“But the mirror lied,” notes Gardner Campbell, referring to the “digital facelift” of today’s higher education. “Higher education,” he writes, largely has “failed to empower the strong and effective imaginations that students need for creative citizenship in this new medium.” Using e-mail and online courses seem to be end-all and be-all of digital literacy in higher ed, but are superficial at best. To correct this, he argues, students need to learn to work in and manage their own cyberspace as part of their college education, from orientation to graduation. Campbell writes: “To get there, students must be effective architects, narrators, curators, and inhabitants of their own digital lives.” Moreover, it’s imperative that university faculty and administrators lead the students by example in this endeavor.
Students are not necessarily internet savvy, argues Kristin Arola, even though they practically all use the internet. In fact, knowing how to create a homepage is like owning a landline telephone for most students. However, students need to experiment with web design, notes Arola, as well as other forms of writing beyond posting within pre-chosen templates they have become accustomed to using. Instead, students need to be experimenting with both “form” and “content” when designing digital projects. Moreover, she cautions that these pre-chosen formats we all are (over)using are about making technology efficient and utilitarian, not about encouraging or enhancing technological creativity.
Arola’s article is definite food for thought, given what we often see in student presentations are imitations of the same types of powerpoint presentations of their professors. Clearly, as educators, we want to encourage critical and creative thinking of these “canned” models, and to have students focus on the design of the presentation as a vital part of the content as well.
“What is Digital Humanities doing in English Departments?” asks Matthew Kirshenbaum. He offers a number of interesting reasons, such as the relationship of composition and computers, databases of texts, reading technology, textual analyses, the history of cultural studies via literature, and the collaboration of literature with other disciplines. These areas, he notes, are natural to English Depts., and hence computer technology and literature are not incompatible, but are highly so. Unfortunately, trends in higher education see English Depts. as anachronisms, relics of the past that are not up to speed with the 21st century “job skills” that contemporary students are seeking in higher education, particularly with the massive influx of computer technology. But he makes the case that English Depts. still are relevant, and are in fact more at the forefront of higher ed than meets the eye. Digital Humanities, in particular, are highly relevant for the 21st century.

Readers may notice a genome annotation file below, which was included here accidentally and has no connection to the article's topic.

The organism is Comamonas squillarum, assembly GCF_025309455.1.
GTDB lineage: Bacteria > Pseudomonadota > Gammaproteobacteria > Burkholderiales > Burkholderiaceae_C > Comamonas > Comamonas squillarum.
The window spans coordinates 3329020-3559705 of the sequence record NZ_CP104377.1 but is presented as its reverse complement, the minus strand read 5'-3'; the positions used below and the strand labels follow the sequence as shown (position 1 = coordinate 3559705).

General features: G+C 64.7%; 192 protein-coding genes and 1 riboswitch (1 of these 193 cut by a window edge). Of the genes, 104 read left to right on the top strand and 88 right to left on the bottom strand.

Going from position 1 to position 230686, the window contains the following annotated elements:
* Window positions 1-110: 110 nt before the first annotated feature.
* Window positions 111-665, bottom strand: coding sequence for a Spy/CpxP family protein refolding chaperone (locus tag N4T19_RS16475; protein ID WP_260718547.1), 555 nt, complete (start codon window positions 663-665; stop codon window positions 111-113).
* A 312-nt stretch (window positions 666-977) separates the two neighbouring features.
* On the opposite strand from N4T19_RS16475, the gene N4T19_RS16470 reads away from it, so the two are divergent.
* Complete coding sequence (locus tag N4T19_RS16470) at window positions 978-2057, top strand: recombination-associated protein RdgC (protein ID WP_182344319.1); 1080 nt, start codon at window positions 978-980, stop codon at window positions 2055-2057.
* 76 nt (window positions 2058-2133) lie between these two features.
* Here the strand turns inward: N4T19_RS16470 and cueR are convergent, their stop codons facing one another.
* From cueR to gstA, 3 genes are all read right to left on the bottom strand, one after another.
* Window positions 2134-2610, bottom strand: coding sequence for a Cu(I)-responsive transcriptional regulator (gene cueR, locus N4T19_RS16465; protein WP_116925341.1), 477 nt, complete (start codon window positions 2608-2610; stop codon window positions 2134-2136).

Martha Castañeda’s article looks at digital storytelling in foreign language classes as an innovative tool for teaching foreign language skills, particularly incorporating reading, writing, drama, and technology into the foreign language classroom. These activities, she argues, are an excellent and nuanced pedagogical approach to the traditional foreign language classroom. She offers a number of examples to direct storytelling projects: such as memories, accomplishments, community or social concerns. She notes that the storytelling in the foreign language is the primary concern, of course, with the technology as secondary; hence, the pedagogical focus is crafting and refining the foreign language, typical of task-based assignments in foreign language courses. Plus, the projects are also multidisciplinary: that is, students learn critical thinking, media literacy, and basic reporting as well. Her case study in the article reports overall student enthusiasm for these projects, including student research into nuances of vocabulary and grammar in order to fine-tune their language for the recordings. Overall, she found that students exceeded her expectations for drafting, performing, and editing of the projects.
Unsworth’s article on scholarly primitives is looking at documenting and working with original sources via the digital humanities. The date of the article is interesting, 2000, demonstrating how forward-thinking the author is in terms of database searches and essentially bringing original scholarly materials onto the internet for analysis. In particular, I was intrigued with the comparative religious texts, showing the original and translated texts side-by-side. The benefits of having very old texts put into 21st century technology seems self-evident for teaching and research purposes for those who work with the humanities.
Svensson’s article explores the diverse digital terrain of the “digital humanities,” and examines some interesting political as well as intellectual questions of how to work with the digital format as the preferred medium of knowledge dissemination in the 21st century. Visual and aural and internet data are now part of scholarly work. As such, the question is where are the intellectual “boundaries” now? Should we have them anymore? Some universities, he notes, are at the forefront in digital humanities work. Further, the idea of “cyberculture” is particularly fascinating, in that computers are now centers of cultural creation and not just a computing tool.